DINERS (A Foodie Blog)

Diner in Colorado Springs.

Image via Wikipedia

There are many reasons to love living in New York but one of  the most important, to me, are diners. I wish I was kidding. We lived in Boston for many years and as adorable as the city is, they lack traditional diners. Huge, flashing signs, mirrors showing off svelte/swelled bodies, booths and knowing you can get whatever you want at any time, day or night, 24/7.

Diners are PERFECT for different taste sensations and choices. You can go to a diner (sometimes called coffee shop) and order pancakes at dinnertime or a gyro at 3am. (Gyro: a Greek dish featuring  lamb or chicken, sliced thinly off of a huge vat with spices stuffed in a big pita pocket and topped with a Greek salad, chunks of sweaty, salty, white feta cheese, hold the olives please, oh and the green peppers.) You want lamb, we have that too, a BLT with cheese, coming right up.

There are easily 300 choices and if you don’t see it on the menu, you either don’t want it or you can ask for it and they will make it for you. You can mix and match and yes, even if you want the fruit cup instead of the french fries and have to add a couple of bucks (some diners are strict) it’s still okay. You want breakfast at midnight? No problem, order the scrambled eggs and bacon or the Belgium waffle, or the pancakes (regular or whole wheat) with chocolate chips or blueberries or both. Feel like something upscale? Eggs Benedict or an egg white omelette with grilled asparagus and red peppers. Your child will only eat grilled cheese and fries? That is always available for the little guys (and the big guys too.)

For an international flare I’ve had spinach burritos stuffed with chopped meat, mozzarella cheese and spices, with rice, avocados and sour cream. Do you miss the comfort of Thanksgiving? Have it on a hot day in July: the open-faced turkey sandwich with stuffing and cranberry sauce and thick brown gravy served with velvety mashed potatoes. Potato pancakes with applesauce? Sure. Fried clam strips, no problem, eggplant parmigian with roasted peppers, fresh mozzarella, tomato sauce served with a Caesar salad? Of course. Falafel and humus, gourmet salads, a wrap, a crêpe, a hard poppy-seed roll, blueberry muffin and…..well I could go on forever but that’s my point. The menus are endless and you get great quality at a cheap price.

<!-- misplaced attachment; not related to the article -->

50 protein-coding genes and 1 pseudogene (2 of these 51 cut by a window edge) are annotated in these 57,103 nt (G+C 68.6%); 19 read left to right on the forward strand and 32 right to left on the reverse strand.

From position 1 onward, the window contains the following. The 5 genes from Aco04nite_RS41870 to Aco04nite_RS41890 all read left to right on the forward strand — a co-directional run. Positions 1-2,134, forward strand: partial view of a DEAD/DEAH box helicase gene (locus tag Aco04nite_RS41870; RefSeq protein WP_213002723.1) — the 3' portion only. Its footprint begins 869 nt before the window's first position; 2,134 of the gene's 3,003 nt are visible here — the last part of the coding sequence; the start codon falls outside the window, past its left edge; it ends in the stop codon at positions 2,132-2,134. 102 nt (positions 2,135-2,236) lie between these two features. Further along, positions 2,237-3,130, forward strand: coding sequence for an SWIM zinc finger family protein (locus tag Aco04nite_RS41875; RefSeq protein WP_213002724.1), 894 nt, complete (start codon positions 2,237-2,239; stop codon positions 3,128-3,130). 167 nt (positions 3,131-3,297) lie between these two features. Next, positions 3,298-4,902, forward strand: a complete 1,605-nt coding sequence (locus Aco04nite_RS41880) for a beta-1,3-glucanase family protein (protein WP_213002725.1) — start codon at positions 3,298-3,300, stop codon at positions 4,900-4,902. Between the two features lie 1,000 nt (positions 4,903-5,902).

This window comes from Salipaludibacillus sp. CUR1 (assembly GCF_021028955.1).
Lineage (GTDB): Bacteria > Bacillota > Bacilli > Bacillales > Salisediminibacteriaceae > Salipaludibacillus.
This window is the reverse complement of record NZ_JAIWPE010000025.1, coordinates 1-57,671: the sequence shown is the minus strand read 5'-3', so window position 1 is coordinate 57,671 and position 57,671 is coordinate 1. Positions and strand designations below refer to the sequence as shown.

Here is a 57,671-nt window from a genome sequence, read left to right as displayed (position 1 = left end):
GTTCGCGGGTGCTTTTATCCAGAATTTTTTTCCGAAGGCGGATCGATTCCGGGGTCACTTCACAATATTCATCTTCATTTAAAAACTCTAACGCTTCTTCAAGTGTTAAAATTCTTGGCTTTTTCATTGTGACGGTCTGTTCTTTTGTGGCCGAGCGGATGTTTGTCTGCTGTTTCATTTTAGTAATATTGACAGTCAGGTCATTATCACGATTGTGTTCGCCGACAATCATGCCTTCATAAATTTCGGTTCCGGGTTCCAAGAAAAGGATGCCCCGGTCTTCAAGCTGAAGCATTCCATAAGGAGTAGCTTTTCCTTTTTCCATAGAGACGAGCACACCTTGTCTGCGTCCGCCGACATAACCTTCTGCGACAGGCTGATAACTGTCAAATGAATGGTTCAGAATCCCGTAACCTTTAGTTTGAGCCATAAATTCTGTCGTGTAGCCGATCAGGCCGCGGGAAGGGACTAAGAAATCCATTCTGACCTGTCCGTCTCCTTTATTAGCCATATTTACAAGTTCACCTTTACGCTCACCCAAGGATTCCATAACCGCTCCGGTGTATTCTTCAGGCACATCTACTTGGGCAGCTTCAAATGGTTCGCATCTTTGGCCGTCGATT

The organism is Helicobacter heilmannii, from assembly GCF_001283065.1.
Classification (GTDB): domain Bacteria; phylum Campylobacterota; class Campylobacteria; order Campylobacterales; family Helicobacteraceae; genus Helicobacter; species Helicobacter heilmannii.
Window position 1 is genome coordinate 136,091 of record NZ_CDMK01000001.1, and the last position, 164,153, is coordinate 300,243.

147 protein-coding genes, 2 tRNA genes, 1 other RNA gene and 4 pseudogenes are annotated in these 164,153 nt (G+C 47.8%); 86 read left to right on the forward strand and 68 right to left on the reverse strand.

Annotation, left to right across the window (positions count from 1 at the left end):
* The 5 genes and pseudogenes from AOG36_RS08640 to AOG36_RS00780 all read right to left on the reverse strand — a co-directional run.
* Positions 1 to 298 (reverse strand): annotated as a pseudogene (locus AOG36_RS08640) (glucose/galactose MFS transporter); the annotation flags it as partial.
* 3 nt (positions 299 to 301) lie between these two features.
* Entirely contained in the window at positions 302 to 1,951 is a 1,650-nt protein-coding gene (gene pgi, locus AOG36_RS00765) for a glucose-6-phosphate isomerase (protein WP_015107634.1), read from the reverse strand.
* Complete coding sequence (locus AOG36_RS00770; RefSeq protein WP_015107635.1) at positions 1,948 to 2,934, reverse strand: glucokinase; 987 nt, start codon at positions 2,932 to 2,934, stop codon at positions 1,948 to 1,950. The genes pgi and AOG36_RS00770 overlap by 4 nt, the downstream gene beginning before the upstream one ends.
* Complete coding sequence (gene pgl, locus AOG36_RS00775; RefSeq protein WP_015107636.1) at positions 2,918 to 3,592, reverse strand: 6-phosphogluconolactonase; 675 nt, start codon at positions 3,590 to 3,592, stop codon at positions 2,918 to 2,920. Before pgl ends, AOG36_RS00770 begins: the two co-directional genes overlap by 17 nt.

Caution: leave room for dessert because diners are also known for their variety of pies: blueberry pie, lemon meringue pie, apple pie… and cakes: chocolate mousse cake, vanilla coconut cake, rainbow cookie cake, cheesecake, chocolate layer cake with nuts or without. They also have large cookies as big as salad plates with your choice of sprinkles, sugar, chocolate chips, oatmeal raisin, and black and whites. Your wish is their delight. Most places have three-tiered revolving dessert cases, talk about joy. Standing there watching your mouth-watering favorites spin around slowly.

Ever see the beverage section of a diner? That in itself is special. For me the egg creams (no, sigh, there are no eggs in egg creams, just seltzer, syrup and milk) it’s the amount of each that is so important! They also have milkshakes, malteds, ice cream sodas, regular and diet sodas (free refills at some places) lemonade, iced tea, and a whole page of alcoholic selections with funny, frou-frou names.

Can’t figure out a place where all the family members can agree? The answer, of course, is a diner. Gather some quarters, put them in the music box, listen to the tinny sound of The Beatles or Arrowsmith and have fun. When you go up to pay your bill, be ready to see a free cookie tray or chocolate covered mints to “thank you for coming” as you leave. By the way, the portions are so large that you never need to feel ashamed of asking for a doggie bag; at a diner, it’s delightfully de rigueur.